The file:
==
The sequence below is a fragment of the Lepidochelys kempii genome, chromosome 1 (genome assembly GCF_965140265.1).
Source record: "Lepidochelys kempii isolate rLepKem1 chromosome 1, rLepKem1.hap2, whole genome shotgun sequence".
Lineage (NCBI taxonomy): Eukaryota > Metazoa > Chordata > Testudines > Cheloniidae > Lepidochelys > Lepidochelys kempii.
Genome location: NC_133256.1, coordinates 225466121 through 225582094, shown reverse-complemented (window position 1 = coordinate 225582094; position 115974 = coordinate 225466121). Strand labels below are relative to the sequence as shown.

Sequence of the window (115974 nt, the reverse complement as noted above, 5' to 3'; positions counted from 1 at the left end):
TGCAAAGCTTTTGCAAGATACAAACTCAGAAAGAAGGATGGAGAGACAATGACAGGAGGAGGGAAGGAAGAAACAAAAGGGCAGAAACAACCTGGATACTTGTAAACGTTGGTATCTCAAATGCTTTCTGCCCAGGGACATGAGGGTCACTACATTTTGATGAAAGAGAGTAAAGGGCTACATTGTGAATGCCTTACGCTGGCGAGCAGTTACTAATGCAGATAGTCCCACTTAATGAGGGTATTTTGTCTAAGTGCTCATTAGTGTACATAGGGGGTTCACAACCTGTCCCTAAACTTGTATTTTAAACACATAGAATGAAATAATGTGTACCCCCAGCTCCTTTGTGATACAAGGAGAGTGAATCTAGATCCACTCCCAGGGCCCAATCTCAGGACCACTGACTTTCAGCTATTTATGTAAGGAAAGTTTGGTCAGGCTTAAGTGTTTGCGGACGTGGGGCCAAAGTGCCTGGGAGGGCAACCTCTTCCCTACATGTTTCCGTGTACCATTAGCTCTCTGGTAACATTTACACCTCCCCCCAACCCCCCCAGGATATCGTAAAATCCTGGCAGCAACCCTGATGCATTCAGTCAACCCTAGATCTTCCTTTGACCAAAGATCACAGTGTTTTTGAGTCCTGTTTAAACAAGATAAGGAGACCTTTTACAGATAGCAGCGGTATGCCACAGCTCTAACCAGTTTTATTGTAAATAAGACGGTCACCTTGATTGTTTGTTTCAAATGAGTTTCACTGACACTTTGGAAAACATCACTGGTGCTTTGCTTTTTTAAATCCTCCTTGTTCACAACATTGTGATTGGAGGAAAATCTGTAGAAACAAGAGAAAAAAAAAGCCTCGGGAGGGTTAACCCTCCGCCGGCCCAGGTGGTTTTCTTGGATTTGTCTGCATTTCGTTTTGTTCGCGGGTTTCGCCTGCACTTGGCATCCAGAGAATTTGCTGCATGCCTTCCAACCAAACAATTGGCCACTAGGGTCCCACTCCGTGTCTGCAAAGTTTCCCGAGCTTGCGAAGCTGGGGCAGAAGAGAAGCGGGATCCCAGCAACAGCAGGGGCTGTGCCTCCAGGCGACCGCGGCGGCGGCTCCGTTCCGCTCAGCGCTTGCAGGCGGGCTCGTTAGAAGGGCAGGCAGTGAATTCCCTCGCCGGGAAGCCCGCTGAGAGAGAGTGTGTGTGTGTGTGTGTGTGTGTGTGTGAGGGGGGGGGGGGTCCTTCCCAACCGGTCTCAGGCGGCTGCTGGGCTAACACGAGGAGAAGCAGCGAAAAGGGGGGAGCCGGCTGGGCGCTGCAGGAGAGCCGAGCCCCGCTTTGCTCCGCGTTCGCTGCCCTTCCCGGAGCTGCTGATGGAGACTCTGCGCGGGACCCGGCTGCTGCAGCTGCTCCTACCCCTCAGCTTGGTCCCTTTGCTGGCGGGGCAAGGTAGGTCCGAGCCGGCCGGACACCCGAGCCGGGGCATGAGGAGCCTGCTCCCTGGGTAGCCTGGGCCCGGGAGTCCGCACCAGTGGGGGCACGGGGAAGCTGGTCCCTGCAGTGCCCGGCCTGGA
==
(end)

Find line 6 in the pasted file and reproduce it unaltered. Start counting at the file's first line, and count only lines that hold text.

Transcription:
TGCAAAGCTTTTGCAAGATACAAACTCAGAAAGAAGGATGGAGAGACAATGACAGGAGGAGGGAAGGAAGAAACAAAAGGGCAGAAACAACCTGGATACTTGTAAACGTTGGTATCTCAAATGCTTTCTGCCCAGGGACATGAGGGTCACTACATTTTGATGAAAGAGAGTAAAGGGCTACATTGTGAATGCCTTACGCTGGCGAGCAGTTACTAATGCAGATAGTCCCACTTAATGAGGGTATTTTGTCTAAGTGCTCATTAGTGTACATAGGGGGTTCACAACCTGTCCCTAAACTTGTATTTTAAACACATAGAATGAAATAATGTGTACCCCCAGCTCCTTTGTGATACAAGGAGAGTGAATCTAGATCCACTCCCAGGGCCCAATCTCAGGACCACTGACTTTCAGCTATTTATGTAAGGAAAGTTTGGTCAGGCTTAAGTGTTTGCGGACGTGGGGCCAAAGTGCCTGGGAGGGCAACCTCTTCCCTACATGTTTCCGTGTACCATTAGCTCTCTGGTAACATTTACACCTCCCCCCAACCCCCCCAGGATATCGTAAAATCCTGGCAGCAACCCTGATGCATTCAGTCAACCCTAGATCTTCCTTTGACCAAAGATCACAGTGTTTTTGAGTCCTGTTTAAACAAGATAAGGAGACCTTTTACAGATAGCAGCGGTATGCCACAGCTCTAACCAGTTTTATTGTAAATAAGACGGTCACCTTGATTGTTTGTTTCAAATGAGTTTCACTGACACTTTGGAAAACATCACTGGTGCTTTGCTTTTTTAAATCCTCCTTGTTCACAACATTGTGATTGGAGGAAAATCTGTAGAAACAAGAGAAAAAAAAAGCCTCGGGAGGGTTAACCCTCCGCCGGCCCAGGTGGTTTTCTTGGATTTGTCTGCATTTCGTTTTGTTCGCGGGTTTCGCCTGCACTTGGCATCCAGAGAATTTGCTGCATGCCTTCCAACCAAACAATTGGCCACTAGGGTCCCACTCCGTGTCTGCAAAGTTTCCCGAGCTTGCGAAGCTGGGGCAGAAGAGAAGCGGGATCCCAGCAACAGCAGGGGCTGTGCCTCCAGGCGACCGCGGCGGCGGCTCCGTTCCGCTCAGCGCTTGCAGGCGGGCTCGTTAGAAGGGCAGGCAGTGAATTCCCTCGCCGGGAAGCCCGCTGAGAGAGAGTGTGTGTGTGTGTGTGTGTGTGTGTGTGAGGGGGGGGGGGGTCCTTCCCAACCGGTCTCAGGCGGCTGCTGGGCTAACACGAGGAGAAGCAGCGAAAAGGGGGGAGCCGGCTGGGCGCTGCAGGAGAGCCGAGCCCCGCTTTGCTCCGCGTTCGCTGCCCTTCCCGGAGCTGCTGATGGAGACTCTGCGCGGGACCCGGCTGCTGCAGCTGCTCCTACCCCTCAGCTTGGTCCCTTTGCTGGCGGGGCAAGGTAGGTCCGAGCCGGCCGGACACCCGAGCCGGGGCATGAGGAGCCTGCTCCCTGGGTAGCCTGGGCCCGGGAGTCCGCACCAGTGGGGGCACGGGGAAGCTGGTCCCTGCAGTGCCCGGCCTGGA